Friday, December 13, 2013

A Little Christmassy Mystery From the Welsh Marches

The Empty Tomb ...

by Anne O'Brien

The career of Blanche Parry is well documented. Born into a prominent local family in 1587/8 at Newcourt, in the small settlement of Bacton in Herefordshire, the county in which I live, Blanche became chief gentlewoman of Queen Elizabeth I's Privy Chamber and Keeper of her Majesty's jewels, her personal papers, books, furs, linens and for two years the Great Seal of England. I expect that all this was far less trouble to her than care of the Queen's musk rat (thought to be a ferret). Such details are easily accessible to those interested in Tudor history and Blanche has been much mentioned in Tudor fiction.  Here she is, looking serene and beautifully dressed.


My interest in her, in the physical remains of Blanche's life, however, was born out of a chance visit to St Faith's, the little church in Bacton under the shadow of the Black Mountains in the Welsh Marches.


There the eye is taken by the obvious Tudor figures on one of the memorials, and one of the figures, facing forward to greet the visitor, is immediately recognisable as that of Queen Elizabeth herself. This is the tomb that Blanche had prepared for herself, intending to be buried here. It is dated to before November 1578 when it was noted in her first will, written to her dictation by William Cecil, Lord Burghley, her friend and cousin, during a period of Blanche's severe illness. Despite it being tucked away in this remote corner of England it is a tomb of great importance for it is said to be the earliest known depiction of Elizabeth as an icon, as Gloriana. 


It must have been truly impressive when painted, vibrant with colour as many Tudor tombs were, standing in its original position where the organ is today. 

But Blanche was not to be buried there in Bacton. Despite becoming blind in the 1580s, she continued to live at Court. When she died in 1589 she was buried at Saint Margaret's Church, adjacent to Westminster Abbey, where the Queen paid for her funeral and the memorial. It is impressive, but without the grandeur of Blanche's choice in Bacton (or so I think.) At least, in London, it allows far more Tudor aficionados to see the remains of Blanche Parry. Bacton is too far distant for many to make the pilgrimage. Here is Blanche's tomb in St Margaret's, Westminster, with a fine representation of Blanche.


But my interest in Blanche did not stop there. This is a Tudor stained glass window commemorating Blanche Parry which was originally installed at Bacton Church.


Now it is to be found in St. Eata's Church at Atcham, near Shrewsbury in Shropshire. It was moved there in 1811 at the expense of Mary, wife of Henry Burton who was vicar at Atcham from 1780 to 1831. Mary Burton was a descendant of Blanche Parry's family, and so obviously was moved by a need for family ownership of this lovely little window. Such is a covetousness!  The stained glass depicts Queen Elizabeth with Blanche at her side. An inscription records that Blanche died in 1589 at the age of 82, her body being buried at Westminster Abbey and 'her bowells' at Bacton.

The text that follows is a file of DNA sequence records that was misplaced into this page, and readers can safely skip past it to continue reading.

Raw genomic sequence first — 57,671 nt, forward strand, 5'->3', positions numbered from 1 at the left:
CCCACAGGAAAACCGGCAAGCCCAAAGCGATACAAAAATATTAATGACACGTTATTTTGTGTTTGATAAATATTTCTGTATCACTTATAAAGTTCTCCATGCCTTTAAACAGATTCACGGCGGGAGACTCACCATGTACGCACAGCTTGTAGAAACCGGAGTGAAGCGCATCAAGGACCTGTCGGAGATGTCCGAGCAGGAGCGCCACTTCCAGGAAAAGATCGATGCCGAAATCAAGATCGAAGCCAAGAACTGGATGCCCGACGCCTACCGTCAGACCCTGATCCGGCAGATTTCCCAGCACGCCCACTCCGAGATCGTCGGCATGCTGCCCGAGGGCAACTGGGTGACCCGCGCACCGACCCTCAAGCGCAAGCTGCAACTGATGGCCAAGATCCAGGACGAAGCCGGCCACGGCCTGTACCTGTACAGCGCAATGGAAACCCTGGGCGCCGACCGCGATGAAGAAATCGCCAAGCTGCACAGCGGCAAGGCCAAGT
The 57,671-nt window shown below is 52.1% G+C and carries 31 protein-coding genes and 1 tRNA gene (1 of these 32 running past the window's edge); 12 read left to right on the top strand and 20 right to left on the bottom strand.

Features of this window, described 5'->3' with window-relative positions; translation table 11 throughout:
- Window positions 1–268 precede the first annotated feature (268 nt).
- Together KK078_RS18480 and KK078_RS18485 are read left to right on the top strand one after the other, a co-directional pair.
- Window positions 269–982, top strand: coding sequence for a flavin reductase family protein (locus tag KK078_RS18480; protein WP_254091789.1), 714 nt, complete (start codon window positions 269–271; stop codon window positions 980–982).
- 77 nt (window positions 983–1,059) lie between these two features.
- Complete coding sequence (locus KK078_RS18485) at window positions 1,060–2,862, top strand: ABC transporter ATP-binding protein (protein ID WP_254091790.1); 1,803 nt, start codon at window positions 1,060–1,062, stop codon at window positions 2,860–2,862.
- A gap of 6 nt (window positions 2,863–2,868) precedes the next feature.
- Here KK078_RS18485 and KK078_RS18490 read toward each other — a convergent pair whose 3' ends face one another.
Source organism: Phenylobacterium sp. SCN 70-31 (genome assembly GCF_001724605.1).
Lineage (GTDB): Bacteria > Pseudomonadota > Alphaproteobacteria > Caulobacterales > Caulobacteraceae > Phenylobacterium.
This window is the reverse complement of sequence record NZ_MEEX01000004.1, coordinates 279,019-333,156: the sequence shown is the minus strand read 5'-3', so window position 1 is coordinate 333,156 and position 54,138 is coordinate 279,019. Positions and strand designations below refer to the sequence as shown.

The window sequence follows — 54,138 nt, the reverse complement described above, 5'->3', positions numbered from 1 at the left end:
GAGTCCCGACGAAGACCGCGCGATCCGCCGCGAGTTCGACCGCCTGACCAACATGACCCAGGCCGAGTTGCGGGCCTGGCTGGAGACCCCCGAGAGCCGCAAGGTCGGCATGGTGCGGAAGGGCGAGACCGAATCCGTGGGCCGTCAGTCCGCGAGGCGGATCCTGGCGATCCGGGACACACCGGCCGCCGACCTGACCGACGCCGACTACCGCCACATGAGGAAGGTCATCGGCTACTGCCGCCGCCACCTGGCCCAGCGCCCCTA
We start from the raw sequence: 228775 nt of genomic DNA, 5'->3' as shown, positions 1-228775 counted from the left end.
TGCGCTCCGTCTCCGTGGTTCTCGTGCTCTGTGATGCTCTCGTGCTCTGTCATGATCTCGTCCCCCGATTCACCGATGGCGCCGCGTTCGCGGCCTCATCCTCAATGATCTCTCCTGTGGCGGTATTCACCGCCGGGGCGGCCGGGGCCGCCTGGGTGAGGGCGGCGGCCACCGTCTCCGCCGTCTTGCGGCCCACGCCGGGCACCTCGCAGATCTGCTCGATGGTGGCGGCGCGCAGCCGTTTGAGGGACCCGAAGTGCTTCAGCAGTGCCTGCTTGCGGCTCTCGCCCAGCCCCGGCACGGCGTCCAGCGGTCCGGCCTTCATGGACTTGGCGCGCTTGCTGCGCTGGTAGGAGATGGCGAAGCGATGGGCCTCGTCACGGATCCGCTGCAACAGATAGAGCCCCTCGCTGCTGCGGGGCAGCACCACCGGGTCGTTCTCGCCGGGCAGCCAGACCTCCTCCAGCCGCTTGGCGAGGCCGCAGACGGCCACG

Is this true? Who's to say. Perhaps there are remnants of Blanche still at Bacton today - but a shame about the window. 

What can also be seen at Bacton is another gem of Queen Elizabeth's reign with a strong connection to Blanche. A beautiful, framed, silk Altar Cloth, cut from an Elizabethan court dress which it is thought belonged to the Queen herself, and might have been a gift from the Queen to her close friend. If the fine embroidery was done by Elizabeth's own household, it is a charming thought that Blanche herself may have worked on the lovely flower motifs.


The Altar Cloth was framed in 1909 and is there on the wall to be seen by any visitor. 

So the mystery of the empty tomb? There is no mystery at all, merely a change of plan. But how fortunate we are in the Welsh Marches to have this representation of Queen Elizabeth and her life-long confidante, Blanche Parry. 

And the final words of the epitaph on Blanche's Bacton tomb? 'Always with Maiden Queen, a Maid did end my life.' 
A most suitable memorial.


My novel of Katherine de Valois, The Forbidden Queen, will be released in the US in February 2014.  Visit my website or follow me on Facebook to keep up to date with events and the release of The Scandalous Duchess the magnificent love affair of Dame Katherine de Swynford and John of Lancaster, in the UK in March 2014.
www.anneobrienbooks.com
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2 comments:

  1. Anne, thanks for this post. It reminds me of how many treasures lurk in English and Welsh parish churches. I've often stopped by a church and discovered someone I knew only from the history books. It is always a delight.

    I also look forward to your next book on Katherine Swynford -- though I may have to hold off reading it because I want to concentrate on the 12th century at the moment. I'm working on a book about Balian d'Ibelin and the Holy Land, and the story of Katherine is likely to distract me! I became interested in her long ago with Anya Seaton, but that book is dated and Katherine deserves a new biographical novel. Hope you are kind Edward of Woodstock, however. I believe he and John of Gaunt were very close, and that he is not so dark as often portrayed.

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  2. That must have been a very special moment, standing so close to such an intimate thing as the tomb of such woman and the image of Elizabeth. It must have gvein you shivers.
    G x

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